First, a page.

In honor of Women’s History Month, let’s take a look at some of the papers on Newspapers.com that were run by women. Even those papers with only a few issues available are a fascinating and worthwhile read, as all these papers provide a window into the unique role of women in the newspaper business, as well as into how their papers addressed women’s issues and interests.
Women’s Enterprise was a monthly paper based in Baton Rouge, Louisiana, published by Mattie B. McGrath. Geared toward female readers, it began publishing in 1921, soon after women were given universal suffrage, and it encouraged women to vote and be involved in civic matters. It also often featured articles about women’s education, employment, and volunteer work, as well as ones about local buildings and institutions, fashion, and cooking.
The Windham County Democrat, which ran from the 1830s to 1850s in Brattleboro, Vermont, was originally published by George W. Nichols. But after he fell ill in the 1840s, his wife (and former editorial assistant), Clarina Howard Nichols, began running the paper, which she continued to do for the next decade. Though the Democrat was a fairly typical newspaper under her husband, Clarina turned it into more of a literary- and reform-based paper that dealt with issues like women’s rights, abolition, and temperance.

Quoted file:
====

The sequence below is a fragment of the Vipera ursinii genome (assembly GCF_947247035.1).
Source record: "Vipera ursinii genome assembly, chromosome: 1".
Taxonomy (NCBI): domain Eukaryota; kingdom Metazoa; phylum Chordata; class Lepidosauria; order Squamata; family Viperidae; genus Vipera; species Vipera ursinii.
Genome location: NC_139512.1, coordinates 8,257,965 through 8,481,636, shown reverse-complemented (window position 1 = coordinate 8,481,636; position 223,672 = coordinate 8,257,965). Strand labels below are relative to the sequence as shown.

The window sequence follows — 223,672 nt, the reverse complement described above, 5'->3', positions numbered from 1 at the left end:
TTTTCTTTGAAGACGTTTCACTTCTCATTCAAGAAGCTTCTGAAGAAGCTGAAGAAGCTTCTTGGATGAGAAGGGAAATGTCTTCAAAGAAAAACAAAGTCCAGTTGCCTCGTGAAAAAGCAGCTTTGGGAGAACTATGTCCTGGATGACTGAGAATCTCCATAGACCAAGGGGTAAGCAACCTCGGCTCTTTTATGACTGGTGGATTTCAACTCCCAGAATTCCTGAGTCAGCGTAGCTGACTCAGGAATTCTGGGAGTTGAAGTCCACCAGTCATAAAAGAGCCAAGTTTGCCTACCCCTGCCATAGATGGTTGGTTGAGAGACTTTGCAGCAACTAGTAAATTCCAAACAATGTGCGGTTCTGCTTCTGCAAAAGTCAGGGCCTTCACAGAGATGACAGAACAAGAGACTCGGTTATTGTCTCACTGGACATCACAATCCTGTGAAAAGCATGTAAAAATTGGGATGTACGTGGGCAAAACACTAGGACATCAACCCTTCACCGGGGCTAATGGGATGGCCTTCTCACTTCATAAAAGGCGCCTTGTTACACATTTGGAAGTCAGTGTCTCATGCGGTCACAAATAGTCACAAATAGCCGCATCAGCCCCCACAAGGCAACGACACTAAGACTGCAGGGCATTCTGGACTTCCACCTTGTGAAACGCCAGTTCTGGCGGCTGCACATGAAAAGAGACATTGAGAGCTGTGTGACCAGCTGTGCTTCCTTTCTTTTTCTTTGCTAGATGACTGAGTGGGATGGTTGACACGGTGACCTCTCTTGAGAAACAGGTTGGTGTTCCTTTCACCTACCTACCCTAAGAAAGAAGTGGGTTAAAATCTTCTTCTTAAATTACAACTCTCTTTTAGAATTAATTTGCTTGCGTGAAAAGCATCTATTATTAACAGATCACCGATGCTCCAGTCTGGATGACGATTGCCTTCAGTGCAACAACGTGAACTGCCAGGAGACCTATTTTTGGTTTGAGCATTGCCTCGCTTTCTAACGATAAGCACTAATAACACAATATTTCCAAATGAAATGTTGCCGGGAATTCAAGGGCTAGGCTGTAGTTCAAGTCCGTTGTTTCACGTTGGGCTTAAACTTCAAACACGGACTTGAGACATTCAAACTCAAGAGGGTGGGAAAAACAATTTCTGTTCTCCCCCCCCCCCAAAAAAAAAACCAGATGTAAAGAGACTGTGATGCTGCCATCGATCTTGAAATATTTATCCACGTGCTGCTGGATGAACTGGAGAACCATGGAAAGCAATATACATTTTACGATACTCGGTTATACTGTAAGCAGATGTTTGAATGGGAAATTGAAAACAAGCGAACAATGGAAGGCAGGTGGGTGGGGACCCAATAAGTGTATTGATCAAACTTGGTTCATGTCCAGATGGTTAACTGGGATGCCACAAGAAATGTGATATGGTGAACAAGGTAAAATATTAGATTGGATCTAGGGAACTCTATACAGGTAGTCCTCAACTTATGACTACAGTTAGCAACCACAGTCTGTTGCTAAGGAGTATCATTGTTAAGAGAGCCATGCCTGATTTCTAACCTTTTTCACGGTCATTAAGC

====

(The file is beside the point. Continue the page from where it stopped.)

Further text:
In 1896, Sabrie Akin founded the Labor World, whose mission, like its title suggests, was to cover labor and union issues, mostly in its hometown of Duluth, Minnesota, and nearby Superior, Wisconsin. Sabrie ran the paper until 1900, when she died suddenly, after which it passed on to other editors.
The Soldiers’ Journal was founded by Amy Morris Bradley in Virginia during the final years of the Civil War. Amy served as a nurse and as an administrator of the U.S. Sanitary Commission during the war and began publishing her paper for a nearby Union camp to keep the soldiers updated on military news. Her distribution grew to include such figures as Abraham Lincoln and Ulysses S. Grant.
The Wheelwoman was first published in London, England, by Mabel Edwards and her partner, Charles F. Rideal, in 1896 and catered to “the 70,000 or so lady cyclists throughout the world.” The paper was filled with ads, articles, interviews, and advice, all geared toward female bicyclists of the Victorian period.